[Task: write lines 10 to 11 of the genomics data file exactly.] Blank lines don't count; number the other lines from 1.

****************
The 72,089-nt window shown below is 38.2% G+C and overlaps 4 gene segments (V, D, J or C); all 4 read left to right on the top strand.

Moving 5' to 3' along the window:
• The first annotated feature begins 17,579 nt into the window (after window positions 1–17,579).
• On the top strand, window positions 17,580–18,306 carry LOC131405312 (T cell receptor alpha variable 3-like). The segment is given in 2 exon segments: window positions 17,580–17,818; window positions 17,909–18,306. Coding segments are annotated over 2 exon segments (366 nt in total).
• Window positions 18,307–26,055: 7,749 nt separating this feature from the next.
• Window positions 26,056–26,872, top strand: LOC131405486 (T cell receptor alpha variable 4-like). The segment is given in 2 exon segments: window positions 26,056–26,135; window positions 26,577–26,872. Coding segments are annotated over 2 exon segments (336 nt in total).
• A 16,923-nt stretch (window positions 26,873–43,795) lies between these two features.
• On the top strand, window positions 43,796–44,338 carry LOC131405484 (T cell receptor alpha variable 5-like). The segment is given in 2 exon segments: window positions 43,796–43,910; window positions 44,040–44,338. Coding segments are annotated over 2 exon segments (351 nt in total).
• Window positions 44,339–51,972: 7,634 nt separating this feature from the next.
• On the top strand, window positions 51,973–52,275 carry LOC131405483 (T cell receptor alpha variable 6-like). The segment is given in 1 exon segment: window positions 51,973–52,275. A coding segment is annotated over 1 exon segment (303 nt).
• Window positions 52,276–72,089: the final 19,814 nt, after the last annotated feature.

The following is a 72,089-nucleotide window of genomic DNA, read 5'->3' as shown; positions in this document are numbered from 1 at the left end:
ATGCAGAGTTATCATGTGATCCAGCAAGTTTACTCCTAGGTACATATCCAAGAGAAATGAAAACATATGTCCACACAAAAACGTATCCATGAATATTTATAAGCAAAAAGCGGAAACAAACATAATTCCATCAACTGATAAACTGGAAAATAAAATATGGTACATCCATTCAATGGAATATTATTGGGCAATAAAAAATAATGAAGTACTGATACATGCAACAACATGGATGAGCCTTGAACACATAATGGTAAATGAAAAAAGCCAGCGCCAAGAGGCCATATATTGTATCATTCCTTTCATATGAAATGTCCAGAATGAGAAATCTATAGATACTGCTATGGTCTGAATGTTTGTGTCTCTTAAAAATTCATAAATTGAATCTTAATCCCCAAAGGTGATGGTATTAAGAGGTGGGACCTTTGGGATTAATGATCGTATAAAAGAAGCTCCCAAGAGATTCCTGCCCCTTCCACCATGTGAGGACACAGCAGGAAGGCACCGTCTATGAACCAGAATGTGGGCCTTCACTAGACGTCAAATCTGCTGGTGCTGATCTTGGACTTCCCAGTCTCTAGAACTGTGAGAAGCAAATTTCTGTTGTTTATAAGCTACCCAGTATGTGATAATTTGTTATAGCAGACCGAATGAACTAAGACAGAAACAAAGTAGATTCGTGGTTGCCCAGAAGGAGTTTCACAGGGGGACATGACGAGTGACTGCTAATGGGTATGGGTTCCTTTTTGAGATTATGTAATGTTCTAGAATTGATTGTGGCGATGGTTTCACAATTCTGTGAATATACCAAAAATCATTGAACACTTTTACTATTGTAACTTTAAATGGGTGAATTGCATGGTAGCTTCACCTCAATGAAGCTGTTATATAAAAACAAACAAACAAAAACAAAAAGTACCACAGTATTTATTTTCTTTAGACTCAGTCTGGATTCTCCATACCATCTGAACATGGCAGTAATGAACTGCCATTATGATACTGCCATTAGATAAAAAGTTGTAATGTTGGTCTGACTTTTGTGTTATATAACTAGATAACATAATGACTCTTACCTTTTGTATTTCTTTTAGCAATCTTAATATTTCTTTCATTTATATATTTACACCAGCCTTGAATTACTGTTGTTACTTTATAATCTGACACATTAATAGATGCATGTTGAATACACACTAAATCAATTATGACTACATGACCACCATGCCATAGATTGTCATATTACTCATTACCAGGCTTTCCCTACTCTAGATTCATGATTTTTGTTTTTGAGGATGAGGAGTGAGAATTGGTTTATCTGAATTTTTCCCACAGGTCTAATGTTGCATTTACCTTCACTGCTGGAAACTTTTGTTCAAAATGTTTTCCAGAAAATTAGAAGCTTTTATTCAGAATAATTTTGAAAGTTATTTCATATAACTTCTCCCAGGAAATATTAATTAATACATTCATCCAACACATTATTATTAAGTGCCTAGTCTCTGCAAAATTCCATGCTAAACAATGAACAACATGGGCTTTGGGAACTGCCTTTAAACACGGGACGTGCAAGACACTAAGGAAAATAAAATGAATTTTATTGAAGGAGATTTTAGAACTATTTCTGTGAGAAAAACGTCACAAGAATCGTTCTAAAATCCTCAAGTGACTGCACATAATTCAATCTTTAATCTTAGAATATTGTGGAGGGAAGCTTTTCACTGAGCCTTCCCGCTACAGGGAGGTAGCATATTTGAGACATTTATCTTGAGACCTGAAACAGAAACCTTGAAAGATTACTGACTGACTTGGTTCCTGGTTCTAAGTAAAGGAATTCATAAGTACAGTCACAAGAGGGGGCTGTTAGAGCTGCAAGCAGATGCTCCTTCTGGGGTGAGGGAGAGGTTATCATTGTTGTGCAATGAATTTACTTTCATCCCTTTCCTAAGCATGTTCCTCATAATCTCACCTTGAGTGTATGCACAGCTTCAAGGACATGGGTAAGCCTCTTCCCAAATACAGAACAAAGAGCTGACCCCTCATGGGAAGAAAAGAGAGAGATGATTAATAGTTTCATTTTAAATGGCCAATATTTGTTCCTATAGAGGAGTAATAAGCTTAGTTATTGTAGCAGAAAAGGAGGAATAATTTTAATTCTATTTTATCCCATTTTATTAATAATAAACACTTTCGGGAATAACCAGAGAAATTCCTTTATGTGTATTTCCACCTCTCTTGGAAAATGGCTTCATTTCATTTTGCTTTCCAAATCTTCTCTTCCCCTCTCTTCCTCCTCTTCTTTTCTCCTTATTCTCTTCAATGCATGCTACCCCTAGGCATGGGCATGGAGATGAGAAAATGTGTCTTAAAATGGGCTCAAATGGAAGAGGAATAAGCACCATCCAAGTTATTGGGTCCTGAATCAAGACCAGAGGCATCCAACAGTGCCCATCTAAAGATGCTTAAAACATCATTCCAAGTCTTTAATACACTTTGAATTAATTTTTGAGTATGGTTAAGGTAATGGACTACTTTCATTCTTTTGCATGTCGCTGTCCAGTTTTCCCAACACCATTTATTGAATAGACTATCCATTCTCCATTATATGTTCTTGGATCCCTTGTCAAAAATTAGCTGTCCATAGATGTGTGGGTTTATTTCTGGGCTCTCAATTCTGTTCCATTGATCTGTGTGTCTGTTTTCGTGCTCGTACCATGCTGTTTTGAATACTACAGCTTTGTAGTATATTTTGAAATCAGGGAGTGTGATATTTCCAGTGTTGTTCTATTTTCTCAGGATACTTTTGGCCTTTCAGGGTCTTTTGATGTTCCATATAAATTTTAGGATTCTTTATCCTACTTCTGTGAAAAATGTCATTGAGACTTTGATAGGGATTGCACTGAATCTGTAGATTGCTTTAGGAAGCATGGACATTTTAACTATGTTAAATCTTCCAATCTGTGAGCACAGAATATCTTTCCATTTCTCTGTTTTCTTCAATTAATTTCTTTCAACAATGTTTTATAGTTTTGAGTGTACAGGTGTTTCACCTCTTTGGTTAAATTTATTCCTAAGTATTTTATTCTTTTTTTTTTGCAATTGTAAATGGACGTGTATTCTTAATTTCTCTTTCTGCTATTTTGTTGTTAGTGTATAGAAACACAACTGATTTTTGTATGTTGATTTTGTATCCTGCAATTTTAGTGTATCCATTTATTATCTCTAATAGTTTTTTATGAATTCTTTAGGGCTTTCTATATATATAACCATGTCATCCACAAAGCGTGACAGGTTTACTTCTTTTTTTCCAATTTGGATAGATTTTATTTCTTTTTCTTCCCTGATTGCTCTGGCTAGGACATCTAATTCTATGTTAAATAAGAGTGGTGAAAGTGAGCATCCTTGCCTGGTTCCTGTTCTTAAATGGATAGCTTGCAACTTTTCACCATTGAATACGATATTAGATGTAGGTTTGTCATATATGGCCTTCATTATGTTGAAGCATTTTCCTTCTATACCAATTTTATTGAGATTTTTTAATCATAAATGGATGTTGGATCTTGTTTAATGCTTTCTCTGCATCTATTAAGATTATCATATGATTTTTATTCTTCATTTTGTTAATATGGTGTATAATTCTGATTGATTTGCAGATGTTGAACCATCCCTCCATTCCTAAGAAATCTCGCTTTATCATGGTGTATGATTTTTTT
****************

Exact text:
• On the top strand, window positions 51,973–52,275 carry LOC131405483 (T cell receptor alpha variable 6-like). The segment is given in 1 exon segment: window positions 51,973–52,275. A coding segment is annotated over 1 exon segment (303 nt).
• Window positions 52,276–72,089: the final 19,814 nt, after the last annotated feature.